"When you leave (the camp), leave nothing but your thanks and a good name," —Lord Robert Baden-Powell, the founder of world Scouting
Jonathan Rose and Alex Lebowitz, both of Cincinnati, Ohio, were in a quandary on Thursday. The two Scouts were at the Outdoor Ethics area wondering how to spark interest in the principles of Leave No Trace in Troop 194 of Mason, Ohio.
Rose, a Life Scout, says he had been camping for years when he found something online about an LNT training course. Lebowitz discovered LNT in school while researching a presentation on Venturing.
The longtime friends both attended the course. Rose described the training as eye-opening while Lebowitz says he learned of the depth of LNT's seven principles — not just the words of the principles themselves. Now, the pair wants to spread the LNT message and culture to their troop members. What to do?
They say Outdoor Ethics staffer Dale Long's advice was to plan games and activities out of an LNT book titled 101 Ways to Teach Leave No Trace; have troop members participate in National Trails Day service projects; and find teachable moments — times when an opportunity suddenly presents itself for on-the-spot outdoor education.
Rose and Lebowitz seemed richly satisfied by their discussion with Long, who says he volunteers at the Outdoor Ethics area to inspire others about doing the right things in the backcountry.
"If they can discover how they feel about the topic, after he speaks with Scouts, I feel that we've won," says Long, who oversees 95 LNT trainers in the San Diego Imperial Council.
How can a Scout, Venturer, or Scouter at the jamboree get answers to important questions about the Boy Scouts of America's Outdoor Ethics program? To find the Outdoor Ethics site from Boulder Cove, walk uphill from Goodrich Lake and the causeway across a wooden bridge. A short distance from the bridge, you'll find Outdoor Ethics — literally and figuratively.
Directions are necessary because, well, the conservation trail is off the beaten path. Apparently some participants have had trouble finding it, although once they get there, they find the conservation trail, which includes Outdoor Ethics, is nestled in an idyllic outdoor setting, bordered by an inlet of Goodrich Lake.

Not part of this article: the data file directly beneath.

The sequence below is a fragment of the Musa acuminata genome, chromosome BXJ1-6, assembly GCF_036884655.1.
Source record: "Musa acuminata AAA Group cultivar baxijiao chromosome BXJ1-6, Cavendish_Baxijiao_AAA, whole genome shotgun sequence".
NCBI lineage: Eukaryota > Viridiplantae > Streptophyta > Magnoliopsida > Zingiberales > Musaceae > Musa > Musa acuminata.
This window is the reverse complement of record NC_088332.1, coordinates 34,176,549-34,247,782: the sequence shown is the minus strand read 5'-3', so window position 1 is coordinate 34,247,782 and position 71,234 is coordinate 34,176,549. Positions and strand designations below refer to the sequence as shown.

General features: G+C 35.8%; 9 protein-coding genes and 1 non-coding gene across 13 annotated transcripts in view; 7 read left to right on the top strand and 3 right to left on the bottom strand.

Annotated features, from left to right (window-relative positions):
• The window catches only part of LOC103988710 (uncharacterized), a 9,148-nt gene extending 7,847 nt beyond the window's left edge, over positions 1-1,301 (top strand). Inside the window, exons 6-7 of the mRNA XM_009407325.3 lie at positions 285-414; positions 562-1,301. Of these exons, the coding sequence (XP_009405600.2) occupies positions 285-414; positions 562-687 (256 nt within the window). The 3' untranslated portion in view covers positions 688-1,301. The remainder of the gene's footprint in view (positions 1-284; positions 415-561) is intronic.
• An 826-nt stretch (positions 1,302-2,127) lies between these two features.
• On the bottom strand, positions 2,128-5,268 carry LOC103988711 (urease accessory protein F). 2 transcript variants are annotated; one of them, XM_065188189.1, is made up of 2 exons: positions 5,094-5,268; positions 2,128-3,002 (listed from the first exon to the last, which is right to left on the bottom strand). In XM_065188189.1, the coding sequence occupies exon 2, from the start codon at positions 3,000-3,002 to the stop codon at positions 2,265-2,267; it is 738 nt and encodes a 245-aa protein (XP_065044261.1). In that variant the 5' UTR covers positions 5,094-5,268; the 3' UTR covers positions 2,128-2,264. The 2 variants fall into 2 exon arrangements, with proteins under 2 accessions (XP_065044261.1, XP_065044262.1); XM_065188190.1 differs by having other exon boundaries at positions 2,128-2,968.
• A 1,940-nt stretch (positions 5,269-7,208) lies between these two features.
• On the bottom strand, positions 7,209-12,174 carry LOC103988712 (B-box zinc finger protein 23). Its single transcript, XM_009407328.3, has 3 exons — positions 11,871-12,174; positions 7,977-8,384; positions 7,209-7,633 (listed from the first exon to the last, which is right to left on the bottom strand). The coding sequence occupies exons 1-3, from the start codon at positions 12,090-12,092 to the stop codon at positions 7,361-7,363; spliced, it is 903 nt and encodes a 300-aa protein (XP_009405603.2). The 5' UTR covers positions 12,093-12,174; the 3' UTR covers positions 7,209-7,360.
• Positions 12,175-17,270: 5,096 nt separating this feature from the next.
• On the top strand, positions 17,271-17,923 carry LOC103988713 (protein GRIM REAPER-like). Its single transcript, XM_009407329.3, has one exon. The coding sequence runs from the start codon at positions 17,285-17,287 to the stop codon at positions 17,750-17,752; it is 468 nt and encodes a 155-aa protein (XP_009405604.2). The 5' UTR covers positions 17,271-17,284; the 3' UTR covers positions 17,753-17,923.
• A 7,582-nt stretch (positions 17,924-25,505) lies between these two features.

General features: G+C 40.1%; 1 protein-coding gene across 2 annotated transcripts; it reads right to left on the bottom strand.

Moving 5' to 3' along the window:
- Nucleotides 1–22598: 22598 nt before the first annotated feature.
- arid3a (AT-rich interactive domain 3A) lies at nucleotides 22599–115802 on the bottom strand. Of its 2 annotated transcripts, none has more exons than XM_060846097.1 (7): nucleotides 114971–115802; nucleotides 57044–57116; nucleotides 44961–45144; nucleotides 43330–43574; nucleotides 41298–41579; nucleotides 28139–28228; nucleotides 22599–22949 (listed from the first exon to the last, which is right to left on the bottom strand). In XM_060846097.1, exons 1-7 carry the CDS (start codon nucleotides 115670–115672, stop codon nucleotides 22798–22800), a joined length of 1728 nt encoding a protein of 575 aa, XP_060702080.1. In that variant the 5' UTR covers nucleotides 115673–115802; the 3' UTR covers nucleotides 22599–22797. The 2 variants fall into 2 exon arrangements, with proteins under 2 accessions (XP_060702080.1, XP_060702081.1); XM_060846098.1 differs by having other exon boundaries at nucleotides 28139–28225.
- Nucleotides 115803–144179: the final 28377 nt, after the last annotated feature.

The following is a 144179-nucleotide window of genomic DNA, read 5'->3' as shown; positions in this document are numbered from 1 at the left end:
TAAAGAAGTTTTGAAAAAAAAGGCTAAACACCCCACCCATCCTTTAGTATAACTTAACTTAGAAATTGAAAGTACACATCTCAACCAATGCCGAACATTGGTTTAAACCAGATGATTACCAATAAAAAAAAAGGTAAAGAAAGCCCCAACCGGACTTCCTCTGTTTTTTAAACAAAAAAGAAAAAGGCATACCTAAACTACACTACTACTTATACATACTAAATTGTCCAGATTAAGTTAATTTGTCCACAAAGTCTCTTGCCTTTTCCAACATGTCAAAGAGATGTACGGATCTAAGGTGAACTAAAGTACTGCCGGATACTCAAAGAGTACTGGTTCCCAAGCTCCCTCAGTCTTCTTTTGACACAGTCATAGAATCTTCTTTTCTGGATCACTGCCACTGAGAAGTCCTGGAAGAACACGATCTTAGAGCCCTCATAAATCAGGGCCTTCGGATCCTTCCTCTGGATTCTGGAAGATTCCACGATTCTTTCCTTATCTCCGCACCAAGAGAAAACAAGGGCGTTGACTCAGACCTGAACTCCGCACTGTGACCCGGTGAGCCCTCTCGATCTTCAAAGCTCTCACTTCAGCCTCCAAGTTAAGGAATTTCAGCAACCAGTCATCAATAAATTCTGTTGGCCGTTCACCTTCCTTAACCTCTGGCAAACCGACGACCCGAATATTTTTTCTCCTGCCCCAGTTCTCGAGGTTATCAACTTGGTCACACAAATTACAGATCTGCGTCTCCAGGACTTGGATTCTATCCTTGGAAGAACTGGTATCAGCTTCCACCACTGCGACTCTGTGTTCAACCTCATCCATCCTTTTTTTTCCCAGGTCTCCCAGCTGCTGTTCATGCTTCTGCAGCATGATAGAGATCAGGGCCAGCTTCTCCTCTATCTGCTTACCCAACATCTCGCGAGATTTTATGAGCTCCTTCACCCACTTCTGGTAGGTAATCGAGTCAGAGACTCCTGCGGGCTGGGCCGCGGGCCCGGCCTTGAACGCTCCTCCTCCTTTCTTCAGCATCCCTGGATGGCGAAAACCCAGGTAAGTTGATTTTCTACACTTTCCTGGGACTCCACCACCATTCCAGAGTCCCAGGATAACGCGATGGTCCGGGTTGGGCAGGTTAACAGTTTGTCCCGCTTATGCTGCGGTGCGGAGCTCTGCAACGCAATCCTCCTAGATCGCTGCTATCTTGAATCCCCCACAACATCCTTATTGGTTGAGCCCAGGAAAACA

The conservation trail has demos and displays by state natural resources agencies, the National Park Service and the U.S. Forest Service.
While Outdoor Ethics is a station along the trail, it's also an umbrella BSA program — one so new that few know about it. And it has three pieces to it: Outdoor Ethics the program includes Leave No Trace, Tread Lightly, and a land ethics portion.
Leave No Trace espouses seven principles to soften backcountry groups' impact on the environment while Tread Lightly, with its five principles, promotes responsible mechanized recreation. The third part — land use — keys off of the BSA's legacy Outdoor Code, which shares ideas with LNT, but decries littering and supports the conservation of wildlife and natural resources. Land use also invokes the philosophy and research of Aldo Leopold, who is considered the founder of the science of wildlife management. Another view is that land use is "our ability to heal the land," but several Outdoor Ethics staffers here agree that the concept of land use is an evolving one.
Long, who says he seeks to inspire Scouts and help them discover new things, seemed to enjoy his extended discussion with Rose and Lebowitz.
Those who want to know more about LNT and Tread Lightly can visit the Leave No Trace Center for Outdoor Ethics and Tread Lightly tents, both of which are next to the BSA's Outdoor Ethics area.
Not to be missed is the display on Low-Impact Hammock Camping, which is part of Outdoor Ethics. Slipping into a hammock Thursday was Catherine McNutt, a Venturer from Beavercreek, Ohio.
"I think it's pretty cool," she said of the hammock she relaxed in, although she added, "It was tricky to get into."